From The Blog

Monthly Meditation – March 2010

“We live a long time on this earth and we love the beauty of the earth: the sky and the sun, gardens, sea and river, forest and meadow, music too, and all the beauties of the world. But when the soul comes to know our Lord Jesus Christ then she has no further desire for the things of the earth…. The spirit of the man who has come to know God by the Holy Spirit burns day and night with the love of God, and his soul can form no earthly attachment.”

St. Silouan of Mt. Athos

Many of us may have read, or tried to read, St. John Climacus’ Ladder of Divine Ascent. I have read only the first three steps and referenced a few others. The very first step, Renunciation of Life, challenged me immensely. The next two steps showed me without question that I was not ready to read further. This is not light reading and cannot be treated as such. Its content is certainly for every man (even St. John said to those living amongst worldly cares, “Do whatever good you may.”) yet its complete application needs a true guide, a proper environment and a dedicated commitment, which is why this text was intended for the monastic.

In the midst of our Lenten journey let us meditate for a moment simply on the first two steps of the Ladder: Renunciation of Life and Detachment. It is good for us as Orthodox Christians to be reminded that it is completely normal for us to consider earthly attachment as detrimental to our Christian life. I mention this as particular to Orthodoxy because of the overwhelming majority of conversations I’ve had with “western” Christians who consider it odd that an Orthodox Christian would actively withdraw (or

fast) from this God’s activities and attachments. Something as natural to the Orthodox as fasting from food seemed unbelievably foreign to one Christian pastor who couldn’t believe that we would ever “deny ourselves” anything that was created by God. Let us therefore consider the instructions of Renunciation and Detachment and see even a sliver of their benefit for those who desire to grow in their love for God.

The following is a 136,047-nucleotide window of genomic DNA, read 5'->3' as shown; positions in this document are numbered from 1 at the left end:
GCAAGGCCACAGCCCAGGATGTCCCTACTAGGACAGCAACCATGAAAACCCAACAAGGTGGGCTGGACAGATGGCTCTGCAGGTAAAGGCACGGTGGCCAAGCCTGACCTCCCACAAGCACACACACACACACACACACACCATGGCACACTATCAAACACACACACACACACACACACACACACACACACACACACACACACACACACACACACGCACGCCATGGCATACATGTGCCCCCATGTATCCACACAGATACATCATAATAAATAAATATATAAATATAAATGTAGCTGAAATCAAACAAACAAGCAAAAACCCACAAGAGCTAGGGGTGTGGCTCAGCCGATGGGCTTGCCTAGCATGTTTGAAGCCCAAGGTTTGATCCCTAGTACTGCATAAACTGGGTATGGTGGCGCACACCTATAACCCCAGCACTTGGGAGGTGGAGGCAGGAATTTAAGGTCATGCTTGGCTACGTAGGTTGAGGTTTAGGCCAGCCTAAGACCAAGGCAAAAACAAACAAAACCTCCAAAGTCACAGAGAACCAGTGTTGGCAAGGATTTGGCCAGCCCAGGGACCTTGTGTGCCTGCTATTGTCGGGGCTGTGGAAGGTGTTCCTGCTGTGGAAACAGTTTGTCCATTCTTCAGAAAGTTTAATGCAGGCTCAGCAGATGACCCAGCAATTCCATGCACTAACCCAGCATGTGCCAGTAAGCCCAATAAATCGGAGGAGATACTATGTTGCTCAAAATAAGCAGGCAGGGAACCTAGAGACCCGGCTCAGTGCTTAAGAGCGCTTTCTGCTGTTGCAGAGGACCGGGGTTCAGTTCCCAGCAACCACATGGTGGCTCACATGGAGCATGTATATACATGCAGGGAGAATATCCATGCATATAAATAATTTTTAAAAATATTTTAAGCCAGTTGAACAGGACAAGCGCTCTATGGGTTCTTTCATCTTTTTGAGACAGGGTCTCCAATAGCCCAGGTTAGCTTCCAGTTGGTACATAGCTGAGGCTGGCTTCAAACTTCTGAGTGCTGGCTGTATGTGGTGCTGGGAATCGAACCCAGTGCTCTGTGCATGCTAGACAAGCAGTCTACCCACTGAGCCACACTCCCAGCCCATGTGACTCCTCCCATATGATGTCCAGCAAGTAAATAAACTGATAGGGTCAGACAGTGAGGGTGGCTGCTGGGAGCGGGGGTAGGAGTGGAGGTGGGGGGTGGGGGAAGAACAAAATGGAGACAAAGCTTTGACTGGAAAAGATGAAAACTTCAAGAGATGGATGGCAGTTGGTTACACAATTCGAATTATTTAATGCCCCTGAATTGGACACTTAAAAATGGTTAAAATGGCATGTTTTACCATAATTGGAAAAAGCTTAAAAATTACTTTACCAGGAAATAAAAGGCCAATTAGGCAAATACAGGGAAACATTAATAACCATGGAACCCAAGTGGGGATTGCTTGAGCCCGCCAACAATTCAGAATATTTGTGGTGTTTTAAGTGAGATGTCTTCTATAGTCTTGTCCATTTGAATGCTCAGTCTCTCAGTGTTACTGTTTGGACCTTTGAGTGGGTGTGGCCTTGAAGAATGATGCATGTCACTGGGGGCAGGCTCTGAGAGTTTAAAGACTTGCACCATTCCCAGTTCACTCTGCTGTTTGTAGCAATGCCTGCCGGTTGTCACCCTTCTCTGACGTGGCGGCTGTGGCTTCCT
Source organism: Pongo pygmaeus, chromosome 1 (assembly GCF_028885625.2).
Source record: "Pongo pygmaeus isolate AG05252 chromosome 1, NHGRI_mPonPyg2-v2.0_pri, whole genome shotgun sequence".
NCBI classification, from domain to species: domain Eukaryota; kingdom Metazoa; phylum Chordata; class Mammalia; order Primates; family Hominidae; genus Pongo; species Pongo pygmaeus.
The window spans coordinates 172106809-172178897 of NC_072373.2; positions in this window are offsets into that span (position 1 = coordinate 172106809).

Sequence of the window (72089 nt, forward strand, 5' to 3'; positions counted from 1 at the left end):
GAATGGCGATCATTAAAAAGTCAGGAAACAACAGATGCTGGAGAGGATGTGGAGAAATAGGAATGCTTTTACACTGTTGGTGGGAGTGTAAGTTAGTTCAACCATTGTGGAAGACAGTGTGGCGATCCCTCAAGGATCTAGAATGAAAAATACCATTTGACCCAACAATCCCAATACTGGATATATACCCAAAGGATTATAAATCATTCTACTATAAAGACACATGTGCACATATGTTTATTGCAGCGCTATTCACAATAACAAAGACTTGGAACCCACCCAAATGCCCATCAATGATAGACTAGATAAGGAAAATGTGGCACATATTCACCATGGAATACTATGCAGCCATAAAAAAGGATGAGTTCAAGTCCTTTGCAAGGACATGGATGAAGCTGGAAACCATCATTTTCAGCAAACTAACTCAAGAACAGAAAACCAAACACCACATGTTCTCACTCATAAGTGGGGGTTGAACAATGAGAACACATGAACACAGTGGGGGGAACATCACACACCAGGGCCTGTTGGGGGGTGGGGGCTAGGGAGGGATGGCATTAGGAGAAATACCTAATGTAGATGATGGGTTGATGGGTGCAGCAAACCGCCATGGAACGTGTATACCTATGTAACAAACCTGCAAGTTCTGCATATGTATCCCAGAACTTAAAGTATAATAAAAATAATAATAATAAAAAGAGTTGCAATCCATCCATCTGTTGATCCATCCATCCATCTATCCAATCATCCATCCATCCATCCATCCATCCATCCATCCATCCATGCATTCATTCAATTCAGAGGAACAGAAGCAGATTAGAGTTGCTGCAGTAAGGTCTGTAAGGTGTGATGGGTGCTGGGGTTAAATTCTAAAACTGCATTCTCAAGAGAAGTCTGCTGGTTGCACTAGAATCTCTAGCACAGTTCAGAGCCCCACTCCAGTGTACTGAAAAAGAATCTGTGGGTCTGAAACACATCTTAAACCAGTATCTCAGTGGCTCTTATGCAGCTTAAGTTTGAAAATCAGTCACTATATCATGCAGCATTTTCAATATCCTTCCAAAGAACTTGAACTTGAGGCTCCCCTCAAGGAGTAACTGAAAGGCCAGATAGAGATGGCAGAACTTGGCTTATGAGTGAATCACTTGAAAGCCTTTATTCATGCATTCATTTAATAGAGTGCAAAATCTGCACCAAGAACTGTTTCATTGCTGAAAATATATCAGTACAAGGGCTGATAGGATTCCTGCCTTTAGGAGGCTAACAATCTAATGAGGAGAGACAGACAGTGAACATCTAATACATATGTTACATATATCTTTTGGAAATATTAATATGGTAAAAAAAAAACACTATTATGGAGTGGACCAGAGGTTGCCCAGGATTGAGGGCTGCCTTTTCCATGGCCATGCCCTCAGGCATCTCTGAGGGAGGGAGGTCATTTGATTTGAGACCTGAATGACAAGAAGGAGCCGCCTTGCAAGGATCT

We must first acknowledge that man is a being of vitality. There is life in us. We are given the gift of God’s image. We have the ability to appreciate, to recognize and to participate in all that belongs to God, save His essence. Each spring, as life and beauty emerge from beneath the winter snows I especially feel this vitality—this love of life. As I look upon my wife, my son, my family, my church, my friends, my vocation, I see all that is truly beautiful and I must again acknowledge how much I love life. So one might ask, “What could possibly be wrong about that, Father?” It’s not that the love of these things is wrong, but rather the question of whether or not I love these things more than the One who gave them to me? Am I ready to follow the example of Job?

To be in the world but not of the world is a perplexing and difficult problem. It affects everything, not just the sin we are asked to repent of but also that which is good in our lives, which must not become a stumbling block to our relationship with God. As an example I recall a reference made by Fr. Alexander Schmemman that at first shocked me and took me a while to understand. He said, “Even something as good as family can become demonic.” Indeed it is good for us to contemplate this along with all other attachments that might take on a greater importance than my relationship with God.

Beloved, if our Lenten disciplines can provide us any spiritual benefit let us hope that by withdrawing from whatever worldly cares we can, even for this short time, we would be given greater discernment regarding anything that might interfere with our love for God; and thereby begin to discover what is truly meant by Renunciation of Life and Detachment. Ours is a royal way which leads to a Kingdom greater than anything this world has to offer. May God grant us a fervent love for Him, appreciating the abundant goodness of this life but preferring the Paradise yet to come!

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